Why study English Literature in the Sixth Form?
English Literature is a subject that is set to challenge your conceptions about society, history, and yourself. It is a subject that often brings out deeply personal responses, and affects the way we view our own experiences as well as the world around us. A-Level Literature seeks to expose you to authors form the canon of English Literature, like Shakespeare, to more unusual texts which can challenge your views on what art and literature can be like. There is an emphasis in the subject on developing a personal relationship with the texts and genres we study.
The A Level course requires that students study eight texts over two years - three of these from before 1900 (including one Shakespeare play), and one from post-2000.
Component 1: Drama (written examination, 30% of the total A Level)
We study two plays: one Shakespearian tragedy, Hamlet or Othello, and A Streetcar Named Desire.
Section A of the exam contains a question about the chosen Shakespeare play, which you must examine in the light of your wider critical reading.
In Section B you have a choice of two questions on your other chosen play; you are tested on your ability to analyse the text with insight and conceptualised literary knowledge.
Component 2: Prose (written examination, 20% of the total A Level)
We study two novels on the theme of the supernatural: A Picture of Dorian Grey, and The Little Stranger. Other potential themes for study include Childhood, Science and Society, Women and Society and Crime and Detection. The exam involves a comparative essay on your chosen theme.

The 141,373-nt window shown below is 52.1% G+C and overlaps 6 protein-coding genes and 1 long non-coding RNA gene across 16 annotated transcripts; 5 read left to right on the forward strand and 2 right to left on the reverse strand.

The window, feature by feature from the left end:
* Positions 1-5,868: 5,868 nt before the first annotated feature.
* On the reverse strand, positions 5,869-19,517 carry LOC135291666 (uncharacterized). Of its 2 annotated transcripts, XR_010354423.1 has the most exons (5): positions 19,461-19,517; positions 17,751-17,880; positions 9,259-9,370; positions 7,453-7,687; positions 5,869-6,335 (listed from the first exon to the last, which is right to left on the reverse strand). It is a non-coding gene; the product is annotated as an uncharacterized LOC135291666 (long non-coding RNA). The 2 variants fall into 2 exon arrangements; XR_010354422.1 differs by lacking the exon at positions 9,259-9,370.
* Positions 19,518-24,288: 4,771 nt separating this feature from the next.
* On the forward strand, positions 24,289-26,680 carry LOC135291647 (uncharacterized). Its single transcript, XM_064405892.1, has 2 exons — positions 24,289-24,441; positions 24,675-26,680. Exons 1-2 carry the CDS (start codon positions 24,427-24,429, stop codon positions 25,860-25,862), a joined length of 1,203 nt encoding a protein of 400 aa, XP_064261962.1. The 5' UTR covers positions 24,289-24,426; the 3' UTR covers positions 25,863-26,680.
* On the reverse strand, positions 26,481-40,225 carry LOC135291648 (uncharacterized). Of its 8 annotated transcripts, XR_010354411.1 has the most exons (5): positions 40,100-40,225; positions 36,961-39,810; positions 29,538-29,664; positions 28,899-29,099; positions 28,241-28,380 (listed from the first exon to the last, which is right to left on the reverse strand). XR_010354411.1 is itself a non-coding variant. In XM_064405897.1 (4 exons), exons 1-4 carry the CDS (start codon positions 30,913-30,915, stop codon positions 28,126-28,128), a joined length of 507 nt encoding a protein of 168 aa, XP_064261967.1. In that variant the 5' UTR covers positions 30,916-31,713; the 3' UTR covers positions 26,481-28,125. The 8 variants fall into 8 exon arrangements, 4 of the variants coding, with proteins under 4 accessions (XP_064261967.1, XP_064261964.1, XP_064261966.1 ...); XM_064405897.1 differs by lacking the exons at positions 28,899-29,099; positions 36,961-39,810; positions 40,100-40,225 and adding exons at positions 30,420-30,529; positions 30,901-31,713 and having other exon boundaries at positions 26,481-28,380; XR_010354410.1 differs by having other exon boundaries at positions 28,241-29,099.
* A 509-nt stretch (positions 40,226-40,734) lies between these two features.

Component 3: Poetry (written examination, 30% of the total A Level)
You study a range of poems from a 21st Century anthology, and from a particular period or poet (this year we are studying the Romantics)
In Section A of the exam you write an essay on an unseen modern poem.
In Section B you answer one question about their studied poet or period.
Component 4: Coursework (20% of the total A Level)
You have free choice in this unit (with our guidance) of two texts to cover in your assignment. You will write a 3000 word comparative essay on your chosen texts; the question is negotiated with their teacher. This is an opportunity for students to look into their own literary interests
English Literature has enjoyed a long tradition of happy students and successful results at Westonbirt, and we are proud of our reputation.
Mr Alex Mew
Head of English
GL8 8 QG
GL8 8 QG